Then comes homelessness. And it seems as if homeless people occupy spaces together. They form a bond in adversity and to outsiders looking in we believe they are in numbers to do shelter dwellers harm. It is a twisted logic and no one imagines the collectiveness of homelessness is our doing. As we ignore and isolate them as individuals they have no choice but to bond together to form families. The majority of these clusters getting together to protect their bodies and belongings from us

Roommates in dormitories to experience strife and in townhouses to stay above water. Students and young people alike wind up living in close quarters. It is inevitable to be in a situation where you can't survive alone or the position you are in gives you no alternatives. This brings to mind the 30 somethings all throughout NoCal making six figures each but living four deep in an overpriced home 45 mins from Silicon Valley. But roommates are two people and I don't really equate that foursome in a one family home with impoverished living. That is more or less a hustle. A shove it to the man.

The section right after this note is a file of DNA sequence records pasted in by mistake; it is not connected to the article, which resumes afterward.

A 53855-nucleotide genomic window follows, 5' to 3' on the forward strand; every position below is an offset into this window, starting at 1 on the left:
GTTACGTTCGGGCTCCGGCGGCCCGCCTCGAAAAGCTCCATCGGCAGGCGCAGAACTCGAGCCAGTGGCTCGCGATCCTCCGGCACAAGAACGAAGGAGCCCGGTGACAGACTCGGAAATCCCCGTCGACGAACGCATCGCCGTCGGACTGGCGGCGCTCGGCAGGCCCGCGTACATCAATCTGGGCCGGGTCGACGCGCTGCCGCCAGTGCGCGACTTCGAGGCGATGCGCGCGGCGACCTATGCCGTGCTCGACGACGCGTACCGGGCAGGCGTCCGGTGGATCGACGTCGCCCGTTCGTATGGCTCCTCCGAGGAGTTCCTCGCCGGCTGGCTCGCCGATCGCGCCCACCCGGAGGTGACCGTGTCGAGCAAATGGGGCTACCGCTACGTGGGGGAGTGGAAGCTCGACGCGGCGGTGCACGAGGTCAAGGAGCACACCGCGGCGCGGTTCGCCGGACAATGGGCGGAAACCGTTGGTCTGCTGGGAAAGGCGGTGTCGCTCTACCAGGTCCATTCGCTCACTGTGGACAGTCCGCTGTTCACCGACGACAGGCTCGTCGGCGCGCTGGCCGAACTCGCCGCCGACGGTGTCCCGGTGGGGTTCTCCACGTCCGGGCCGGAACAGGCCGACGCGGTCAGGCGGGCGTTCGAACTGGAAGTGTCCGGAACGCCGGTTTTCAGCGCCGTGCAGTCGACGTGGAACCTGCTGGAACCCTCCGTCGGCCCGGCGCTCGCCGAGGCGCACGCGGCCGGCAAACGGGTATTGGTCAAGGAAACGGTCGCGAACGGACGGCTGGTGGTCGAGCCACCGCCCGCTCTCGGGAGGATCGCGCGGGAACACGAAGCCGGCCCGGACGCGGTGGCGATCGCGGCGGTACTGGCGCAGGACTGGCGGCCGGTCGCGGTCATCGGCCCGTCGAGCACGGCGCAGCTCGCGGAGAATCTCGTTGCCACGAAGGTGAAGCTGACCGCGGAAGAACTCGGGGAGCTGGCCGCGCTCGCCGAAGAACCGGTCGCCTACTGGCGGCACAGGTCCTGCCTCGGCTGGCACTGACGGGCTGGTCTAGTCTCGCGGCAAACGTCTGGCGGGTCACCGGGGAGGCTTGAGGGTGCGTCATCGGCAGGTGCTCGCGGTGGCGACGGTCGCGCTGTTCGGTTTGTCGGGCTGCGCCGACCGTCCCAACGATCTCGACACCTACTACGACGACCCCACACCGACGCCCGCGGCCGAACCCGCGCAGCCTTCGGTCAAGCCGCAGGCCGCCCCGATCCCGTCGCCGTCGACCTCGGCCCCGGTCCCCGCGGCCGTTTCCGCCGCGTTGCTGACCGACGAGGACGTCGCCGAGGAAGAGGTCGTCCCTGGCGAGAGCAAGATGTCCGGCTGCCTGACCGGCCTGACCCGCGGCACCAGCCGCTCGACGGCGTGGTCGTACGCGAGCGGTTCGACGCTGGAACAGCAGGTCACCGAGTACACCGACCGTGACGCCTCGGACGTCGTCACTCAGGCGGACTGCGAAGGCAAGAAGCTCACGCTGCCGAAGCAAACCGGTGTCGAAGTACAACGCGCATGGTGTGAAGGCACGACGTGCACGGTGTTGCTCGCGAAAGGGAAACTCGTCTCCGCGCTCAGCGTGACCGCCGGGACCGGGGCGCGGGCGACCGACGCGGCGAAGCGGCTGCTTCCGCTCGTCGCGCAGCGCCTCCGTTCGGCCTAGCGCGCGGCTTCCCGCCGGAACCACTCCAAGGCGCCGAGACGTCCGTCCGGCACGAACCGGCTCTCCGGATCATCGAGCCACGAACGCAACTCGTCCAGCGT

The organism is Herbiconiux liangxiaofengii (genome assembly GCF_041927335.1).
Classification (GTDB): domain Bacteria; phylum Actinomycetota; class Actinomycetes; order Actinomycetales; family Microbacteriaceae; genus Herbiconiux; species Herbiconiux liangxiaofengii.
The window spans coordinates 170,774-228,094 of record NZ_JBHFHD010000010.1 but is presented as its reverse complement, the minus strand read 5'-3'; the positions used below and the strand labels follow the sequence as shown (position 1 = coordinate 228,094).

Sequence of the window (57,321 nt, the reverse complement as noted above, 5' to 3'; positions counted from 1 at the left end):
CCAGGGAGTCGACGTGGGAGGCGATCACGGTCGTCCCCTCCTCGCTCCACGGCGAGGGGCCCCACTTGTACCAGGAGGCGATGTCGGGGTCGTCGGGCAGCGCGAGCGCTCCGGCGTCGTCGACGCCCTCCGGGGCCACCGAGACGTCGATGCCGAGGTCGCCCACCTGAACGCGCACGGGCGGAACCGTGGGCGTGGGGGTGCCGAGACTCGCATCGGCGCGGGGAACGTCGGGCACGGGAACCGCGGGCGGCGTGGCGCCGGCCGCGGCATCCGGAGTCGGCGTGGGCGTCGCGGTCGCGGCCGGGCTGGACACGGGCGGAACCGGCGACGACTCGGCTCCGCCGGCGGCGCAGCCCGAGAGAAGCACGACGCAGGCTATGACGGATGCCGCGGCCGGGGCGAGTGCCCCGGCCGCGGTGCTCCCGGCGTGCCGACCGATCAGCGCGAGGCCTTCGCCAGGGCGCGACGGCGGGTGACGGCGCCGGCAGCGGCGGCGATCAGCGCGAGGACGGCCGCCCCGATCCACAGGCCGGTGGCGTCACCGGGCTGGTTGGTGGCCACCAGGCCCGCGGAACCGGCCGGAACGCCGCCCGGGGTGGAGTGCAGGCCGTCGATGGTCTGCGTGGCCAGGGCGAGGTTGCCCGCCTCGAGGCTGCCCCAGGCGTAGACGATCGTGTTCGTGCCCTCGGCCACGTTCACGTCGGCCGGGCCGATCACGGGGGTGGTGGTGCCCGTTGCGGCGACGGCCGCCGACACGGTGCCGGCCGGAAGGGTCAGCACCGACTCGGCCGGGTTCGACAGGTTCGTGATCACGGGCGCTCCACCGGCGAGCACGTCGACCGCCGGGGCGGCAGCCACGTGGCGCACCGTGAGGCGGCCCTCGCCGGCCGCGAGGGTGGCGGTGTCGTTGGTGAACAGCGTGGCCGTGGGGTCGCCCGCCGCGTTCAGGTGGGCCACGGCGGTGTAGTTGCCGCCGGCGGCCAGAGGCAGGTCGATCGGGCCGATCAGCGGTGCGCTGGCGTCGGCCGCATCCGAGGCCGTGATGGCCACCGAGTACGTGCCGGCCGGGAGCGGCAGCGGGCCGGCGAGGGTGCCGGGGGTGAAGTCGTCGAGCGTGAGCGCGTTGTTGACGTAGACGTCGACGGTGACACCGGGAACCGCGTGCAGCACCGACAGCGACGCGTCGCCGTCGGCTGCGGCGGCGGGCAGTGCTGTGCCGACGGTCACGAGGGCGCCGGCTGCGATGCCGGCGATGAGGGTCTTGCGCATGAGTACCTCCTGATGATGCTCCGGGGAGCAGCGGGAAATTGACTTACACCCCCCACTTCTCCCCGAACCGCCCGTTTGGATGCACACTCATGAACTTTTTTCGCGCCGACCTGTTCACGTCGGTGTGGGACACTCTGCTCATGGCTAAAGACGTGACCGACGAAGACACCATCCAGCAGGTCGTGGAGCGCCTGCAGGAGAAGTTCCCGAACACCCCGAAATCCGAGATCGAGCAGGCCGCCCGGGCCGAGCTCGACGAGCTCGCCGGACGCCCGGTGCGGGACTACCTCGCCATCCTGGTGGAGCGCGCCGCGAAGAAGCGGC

Immigrants sticking together are living traditionally with immediate and extended family under one roof. And while I think that is a wonderful arrangement I would rather die a million deaths than co-habitate with an inlaw or a grandparent. I guess for some cultures this brings a lot of prosperity and wealth within a family sharing bills and cooking meals as one unit. 

Lastly there is polygamy which is like the latter but with some other entanglements I would rather not speculate about. So when Ken said people without alliance would live together simply for survival I wondered what would be the catch. When I came to Germany and saw the TV movie "Südstadt" which was just lovely by the way. It depicted multiple Germans living under one roof yet independently thriving on their own. They could manage well because in this multi family home they resided in their single spaces while sharing obligations of household chores, childcare, petsitting and weekly "family" meals. There was never any discussion around cost or favor. Everyone simply helped each other out and when left to their own devices they seemed miserable and disadvantaged. They were best as a synergy living in what I feel is one of the best residential spots in Köln.